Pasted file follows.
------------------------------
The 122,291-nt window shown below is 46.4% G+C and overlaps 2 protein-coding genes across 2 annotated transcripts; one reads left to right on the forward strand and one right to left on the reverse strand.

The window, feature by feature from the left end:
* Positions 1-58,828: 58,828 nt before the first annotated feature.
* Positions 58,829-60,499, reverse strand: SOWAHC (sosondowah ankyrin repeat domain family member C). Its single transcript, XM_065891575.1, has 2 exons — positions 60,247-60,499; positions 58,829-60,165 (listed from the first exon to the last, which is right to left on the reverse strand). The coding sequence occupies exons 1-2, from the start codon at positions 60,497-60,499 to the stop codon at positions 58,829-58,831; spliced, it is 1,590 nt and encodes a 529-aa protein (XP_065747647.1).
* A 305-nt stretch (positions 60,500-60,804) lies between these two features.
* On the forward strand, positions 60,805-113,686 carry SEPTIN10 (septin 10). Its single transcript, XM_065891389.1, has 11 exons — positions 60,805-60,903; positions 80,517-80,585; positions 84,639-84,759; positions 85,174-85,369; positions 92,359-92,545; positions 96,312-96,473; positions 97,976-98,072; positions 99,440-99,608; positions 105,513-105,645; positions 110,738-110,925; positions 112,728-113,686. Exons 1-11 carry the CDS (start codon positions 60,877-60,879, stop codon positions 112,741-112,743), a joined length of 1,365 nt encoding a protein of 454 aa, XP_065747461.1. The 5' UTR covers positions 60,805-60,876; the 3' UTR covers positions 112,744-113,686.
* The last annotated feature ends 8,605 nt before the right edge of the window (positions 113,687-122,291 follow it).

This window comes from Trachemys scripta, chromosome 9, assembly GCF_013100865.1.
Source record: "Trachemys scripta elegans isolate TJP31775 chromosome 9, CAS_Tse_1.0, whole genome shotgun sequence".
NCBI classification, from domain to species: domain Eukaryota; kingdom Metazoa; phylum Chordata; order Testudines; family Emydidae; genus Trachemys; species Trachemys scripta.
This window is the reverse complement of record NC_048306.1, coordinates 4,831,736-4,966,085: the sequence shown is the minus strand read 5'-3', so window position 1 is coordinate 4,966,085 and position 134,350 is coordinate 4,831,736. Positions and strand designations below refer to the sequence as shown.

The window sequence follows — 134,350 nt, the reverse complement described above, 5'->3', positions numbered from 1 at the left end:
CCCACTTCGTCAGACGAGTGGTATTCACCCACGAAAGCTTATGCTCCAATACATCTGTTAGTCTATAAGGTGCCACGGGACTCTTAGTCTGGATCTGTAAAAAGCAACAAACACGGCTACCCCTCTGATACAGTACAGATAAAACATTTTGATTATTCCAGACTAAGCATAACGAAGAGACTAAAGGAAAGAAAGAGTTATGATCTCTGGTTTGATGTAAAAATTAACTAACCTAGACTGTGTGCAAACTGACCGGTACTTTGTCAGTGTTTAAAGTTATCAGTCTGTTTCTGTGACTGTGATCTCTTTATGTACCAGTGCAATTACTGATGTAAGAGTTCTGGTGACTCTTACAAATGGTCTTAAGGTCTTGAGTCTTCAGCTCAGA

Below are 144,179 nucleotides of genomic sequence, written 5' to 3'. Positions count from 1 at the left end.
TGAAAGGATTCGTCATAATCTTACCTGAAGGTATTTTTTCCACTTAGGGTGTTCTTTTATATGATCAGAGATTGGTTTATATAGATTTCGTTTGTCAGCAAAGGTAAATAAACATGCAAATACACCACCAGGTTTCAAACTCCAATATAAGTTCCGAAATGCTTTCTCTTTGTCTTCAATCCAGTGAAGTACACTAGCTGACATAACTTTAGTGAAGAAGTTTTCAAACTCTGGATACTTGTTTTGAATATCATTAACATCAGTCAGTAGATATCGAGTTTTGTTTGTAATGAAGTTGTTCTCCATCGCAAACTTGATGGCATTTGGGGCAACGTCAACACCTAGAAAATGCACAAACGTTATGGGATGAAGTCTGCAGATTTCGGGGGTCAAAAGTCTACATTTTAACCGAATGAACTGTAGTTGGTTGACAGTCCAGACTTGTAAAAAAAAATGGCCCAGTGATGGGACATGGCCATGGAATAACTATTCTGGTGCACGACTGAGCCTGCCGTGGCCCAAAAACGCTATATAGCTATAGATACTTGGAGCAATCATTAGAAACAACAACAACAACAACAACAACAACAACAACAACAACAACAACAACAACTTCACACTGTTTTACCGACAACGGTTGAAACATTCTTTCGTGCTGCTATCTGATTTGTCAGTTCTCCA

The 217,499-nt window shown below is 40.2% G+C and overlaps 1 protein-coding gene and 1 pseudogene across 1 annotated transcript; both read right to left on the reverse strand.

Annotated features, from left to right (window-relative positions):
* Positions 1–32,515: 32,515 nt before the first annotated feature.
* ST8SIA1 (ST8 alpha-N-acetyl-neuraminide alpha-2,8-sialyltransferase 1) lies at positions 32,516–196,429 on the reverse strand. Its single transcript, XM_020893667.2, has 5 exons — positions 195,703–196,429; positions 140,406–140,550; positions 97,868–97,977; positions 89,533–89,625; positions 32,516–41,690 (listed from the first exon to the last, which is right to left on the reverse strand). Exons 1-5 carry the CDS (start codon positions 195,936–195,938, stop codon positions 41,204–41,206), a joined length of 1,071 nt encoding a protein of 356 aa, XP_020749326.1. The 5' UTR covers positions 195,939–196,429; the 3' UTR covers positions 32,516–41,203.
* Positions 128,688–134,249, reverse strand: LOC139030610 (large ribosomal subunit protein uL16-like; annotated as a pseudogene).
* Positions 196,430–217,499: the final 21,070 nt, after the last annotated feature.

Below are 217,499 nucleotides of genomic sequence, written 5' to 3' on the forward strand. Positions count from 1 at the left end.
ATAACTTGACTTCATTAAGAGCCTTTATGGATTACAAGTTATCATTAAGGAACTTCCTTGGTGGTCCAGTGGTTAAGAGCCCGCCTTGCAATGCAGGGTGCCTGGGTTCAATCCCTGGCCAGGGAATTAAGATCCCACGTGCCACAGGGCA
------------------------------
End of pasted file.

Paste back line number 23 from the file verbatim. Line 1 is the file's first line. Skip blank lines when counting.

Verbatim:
ATAACTTGACTTCATTAAGAGCCTTTATGGATTACAAGTTATCATTAAGGAACTTCCTTGGTGGTCCAGTGGTTAAGAGCCCGCCTTGCAATGCAGGGTGCCTGGGTTCAATCCCTGGCCAGGGAATTAAGATCCCACGTGCCACAGGGCA